Pope Francis, who will celebrate his 87th birthday on Dec. 17, is now one of the oldest popes in history. He is in good health for a man of his age. The surgeon who operated on him a couple of months ago to treat an abdominal hernia said his heart, lungs, kidneys and other vital organs are in good shape, and he has the mental abilities of a 60-year-old. His main problem is mobility issues caused by his right knee, but thanks to therapy and weight loss, this has improved in recent months.
Francis appears determined to continue working at high speed in this final stretch of his ministry. He hopes to close the two-session synod on synodality at the end of October 2024 and to open the Jubilee Year of 2025.
In the meantime, he has many important events on his agenda between now and Dec. 31. I will mention the main ones—aware that Francis could spring surprises, just as he did with the nomination of 21 new cardinals, for whom he will hold a consistory on Sept. 30. Eighteen are electors with the right to vote in a conclave to choose his successor. On that date, close to 73 percent of the electors will have been chosen by him, increasing the likelihood that the next pope will be a man who shares his vision of a synodal church.
Francis appears determined to continue working at high speed in this final stretch of his ministry.
After that, the pope will open the two-session Synod on Synodality on Oct. 4 and attend its plenary sessions and greet the participants individually. He will close this first session on Oct. 29. As I have stated before, I believe this synod could well be the most transformative event in the Catholic Church since the Second Vatican Council. It is the central event of the reform envisaged by Pope Francis; its roots can be found in “Evangelii Gaudium” (“The Joy of the Gospel”), the programmatic document of this pontificate.
Between Sept. 1 and Dec. 31, Francis will also no doubt give much thought and prayer to the appointments he will make this fall to the Roman Curia, nunciatures (Vatican diplomatic missions) and dioceses worldwide. He is expected to replace some senior officials in the Curia, including those who have passed the retirement age of 75—among them Cardinal Mauro Piacenza, who heads the Apostolic Penitentiary, which is the supreme tribunal of the Vatican and is responsible for granting pardons to penitents in particular cases. (Francis calls it “the mercy court.”) He might also replace the secretaries of some dicasteries.
No fewer than 13 nunciatures are vacant today, and the men Francis assigns to those missions will significantly affect the life of the local churches. Many in Rome expect him to also appoint new nuncios to the United States and perhaps Italy before the end of the year, replacing the cardinals-elect Christophe Pierre and Emil Paul Tscherrig, who are both over the age of 75.
He will nominate many new bishops, again with particular attention to archbishops in several countries, including the United States, to succeed those who have reached the age of 75, just as he did earlier this year in Brussels, Buenos Aires, Madrid and Toronto.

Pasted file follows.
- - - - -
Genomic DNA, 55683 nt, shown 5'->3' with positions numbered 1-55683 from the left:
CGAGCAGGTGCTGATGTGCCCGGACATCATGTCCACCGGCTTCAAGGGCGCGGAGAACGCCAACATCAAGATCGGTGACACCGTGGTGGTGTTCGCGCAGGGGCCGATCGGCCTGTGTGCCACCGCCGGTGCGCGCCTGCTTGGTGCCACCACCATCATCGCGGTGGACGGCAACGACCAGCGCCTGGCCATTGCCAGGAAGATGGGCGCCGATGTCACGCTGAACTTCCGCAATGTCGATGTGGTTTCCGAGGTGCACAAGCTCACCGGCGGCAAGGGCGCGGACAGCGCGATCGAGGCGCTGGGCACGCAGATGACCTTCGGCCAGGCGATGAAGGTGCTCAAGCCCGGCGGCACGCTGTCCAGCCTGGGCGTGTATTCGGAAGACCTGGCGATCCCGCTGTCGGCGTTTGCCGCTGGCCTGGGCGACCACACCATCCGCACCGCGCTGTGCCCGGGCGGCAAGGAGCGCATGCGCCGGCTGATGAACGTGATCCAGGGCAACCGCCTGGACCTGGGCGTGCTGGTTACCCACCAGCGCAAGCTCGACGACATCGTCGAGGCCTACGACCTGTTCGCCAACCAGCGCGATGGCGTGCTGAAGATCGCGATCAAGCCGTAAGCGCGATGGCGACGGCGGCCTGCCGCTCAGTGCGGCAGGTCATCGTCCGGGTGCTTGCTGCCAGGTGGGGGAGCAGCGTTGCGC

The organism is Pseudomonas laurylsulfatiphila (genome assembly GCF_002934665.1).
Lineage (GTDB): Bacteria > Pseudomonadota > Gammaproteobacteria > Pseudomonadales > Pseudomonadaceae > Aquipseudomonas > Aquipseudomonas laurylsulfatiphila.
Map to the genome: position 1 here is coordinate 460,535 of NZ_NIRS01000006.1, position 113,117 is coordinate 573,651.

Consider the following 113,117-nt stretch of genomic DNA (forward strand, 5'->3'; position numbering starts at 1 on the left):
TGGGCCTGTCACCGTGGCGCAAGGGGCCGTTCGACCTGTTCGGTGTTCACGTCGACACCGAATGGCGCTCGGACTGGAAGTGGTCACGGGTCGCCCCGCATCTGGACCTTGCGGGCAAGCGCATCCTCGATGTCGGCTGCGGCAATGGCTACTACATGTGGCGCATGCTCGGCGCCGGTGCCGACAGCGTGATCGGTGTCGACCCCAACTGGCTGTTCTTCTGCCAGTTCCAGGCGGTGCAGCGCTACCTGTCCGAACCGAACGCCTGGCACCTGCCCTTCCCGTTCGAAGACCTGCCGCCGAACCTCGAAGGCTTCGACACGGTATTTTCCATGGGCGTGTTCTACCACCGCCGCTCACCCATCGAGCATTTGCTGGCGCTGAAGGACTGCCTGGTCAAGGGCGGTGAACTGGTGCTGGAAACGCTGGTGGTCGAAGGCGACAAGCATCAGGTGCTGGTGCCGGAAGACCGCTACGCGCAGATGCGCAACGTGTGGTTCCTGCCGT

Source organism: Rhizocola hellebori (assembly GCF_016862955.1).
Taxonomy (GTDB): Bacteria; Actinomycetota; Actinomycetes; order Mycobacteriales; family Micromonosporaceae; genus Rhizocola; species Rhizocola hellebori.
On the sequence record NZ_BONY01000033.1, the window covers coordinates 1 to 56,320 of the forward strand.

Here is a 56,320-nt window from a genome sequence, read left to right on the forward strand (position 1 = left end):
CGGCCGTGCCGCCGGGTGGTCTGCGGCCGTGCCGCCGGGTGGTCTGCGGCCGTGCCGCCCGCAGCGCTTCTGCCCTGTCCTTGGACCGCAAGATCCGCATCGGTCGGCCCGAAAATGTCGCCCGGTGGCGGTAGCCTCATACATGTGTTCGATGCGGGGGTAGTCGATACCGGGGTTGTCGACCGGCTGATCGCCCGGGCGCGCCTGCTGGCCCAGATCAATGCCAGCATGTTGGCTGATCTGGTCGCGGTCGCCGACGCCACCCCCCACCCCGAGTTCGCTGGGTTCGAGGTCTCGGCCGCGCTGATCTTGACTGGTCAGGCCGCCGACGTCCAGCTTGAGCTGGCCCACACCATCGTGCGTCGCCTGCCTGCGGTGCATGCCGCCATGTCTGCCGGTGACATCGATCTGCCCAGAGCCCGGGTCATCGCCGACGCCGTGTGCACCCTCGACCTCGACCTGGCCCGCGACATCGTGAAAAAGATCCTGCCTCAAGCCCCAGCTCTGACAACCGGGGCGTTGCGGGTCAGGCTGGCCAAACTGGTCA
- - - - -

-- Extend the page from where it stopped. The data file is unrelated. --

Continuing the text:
A significant change already occurred this year on July 1, when Francis appointed the Argentine archbishop-theologian Victor Manuel Fernandez, now cardinal-elect, as the new prefect of the Dicastery for the Doctrine of the Faith. This Vatican office has two sections: one relating to theology, the other to disciplinary questions. More than 80 percent of the disciplinary section’s work now involves cases of abuse in the church, but in a letter accompanying the appointment, Francis said he wants the new prefect to focus on theological issues and let the doctrinal section deal with the abuse issues.
Vatican sources now believe that Francis may wish to conduct a review of the doctrinal section of the dicastery, since the Pontifical Council for the Protection of Minors became part of that section when reform of the Curia took effect in June 2002. Since then, serious questions have been raised regarding the council’s management and direction, and sources expect Francis to intervene and address these.
Pope Francis will also certainly pay attention to the “trial of the century,” in which the Vatican chief prosecutor has asked for prison sentences for Cardinal Angelo Becciu, former chief of staff to Benedict XVI and Francis, and nine others accused of financial crimes relating to the purchase of a London property with Vatican funds in 2012. The three lay judges expect to deliver their verdict before Christmas.
The first Jesuit pope was scheduled to set out on his 43rd foreign trip at the end of August to visit Mongolia, the 61st country he will have visited. He is also considering visiting Kosovo next, but it is not clear if that will happen this year.
Last but not least, Francis will continue to devote time and attention to exploring ways to help end the war in Ukraine and ensure a just peace for that martyred nation.